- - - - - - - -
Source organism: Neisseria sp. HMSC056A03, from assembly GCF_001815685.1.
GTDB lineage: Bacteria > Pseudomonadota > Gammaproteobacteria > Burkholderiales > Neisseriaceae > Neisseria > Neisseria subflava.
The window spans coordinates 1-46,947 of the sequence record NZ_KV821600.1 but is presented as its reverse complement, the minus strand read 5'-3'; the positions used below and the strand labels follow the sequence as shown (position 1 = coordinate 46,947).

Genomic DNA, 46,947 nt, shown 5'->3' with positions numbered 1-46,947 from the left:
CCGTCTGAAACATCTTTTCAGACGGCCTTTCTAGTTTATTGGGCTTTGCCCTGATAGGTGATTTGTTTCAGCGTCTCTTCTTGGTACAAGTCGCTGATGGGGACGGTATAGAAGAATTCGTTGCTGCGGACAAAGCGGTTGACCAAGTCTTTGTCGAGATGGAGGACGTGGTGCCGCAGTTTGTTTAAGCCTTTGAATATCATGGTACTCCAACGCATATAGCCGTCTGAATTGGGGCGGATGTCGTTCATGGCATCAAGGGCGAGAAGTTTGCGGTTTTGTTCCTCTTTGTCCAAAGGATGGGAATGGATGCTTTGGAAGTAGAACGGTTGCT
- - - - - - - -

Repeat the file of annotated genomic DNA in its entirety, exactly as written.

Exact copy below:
Source organism: Neisseria sp. HMSC056A03, from assembly GCF_001815685.1.
GTDB lineage: Bacteria > Pseudomonadota > Gammaproteobacteria > Burkholderiales > Neisseriaceae > Neisseria > Neisseria subflava.
The window spans coordinates 1-46,947 of the sequence record NZ_KV821600.1 but is presented as its reverse complement, the minus strand read 5'-3'; the positions used below and the strand labels follow the sequence as shown (position 1 = coordinate 46,947).

Genomic DNA, 46,947 nt, shown 5'->3' with positions numbered 1-46,947 from the left:
CCGTCTGAAACATCTTTTCAGACGGCCTTTCTAGTTTATTGGGCTTTGCCCTGATAGGTGATTTGTTTCAGCGTCTCTTCTTGGTACAAGTCGCTGATGGGGACGGTATAGAAGAATTCGTTGCTGCGGACAAAGCGGTTGACCAAGTCTTTGTCGAGATGGAGGACGTGGTGCCGCAGTTTGTTTAAGCCTTTGAATATCATGGTACTCCAACGCATATAGCCGTCTGAATTGGGGCGGATGTCGTTCATGGCATCAAGGGCGAGAAGTTTGCGGTTTTGTTCCTCTTTGTCCAAAGGATGGGAATGGATGCTTTGGAAGTAGAACGGTTGCT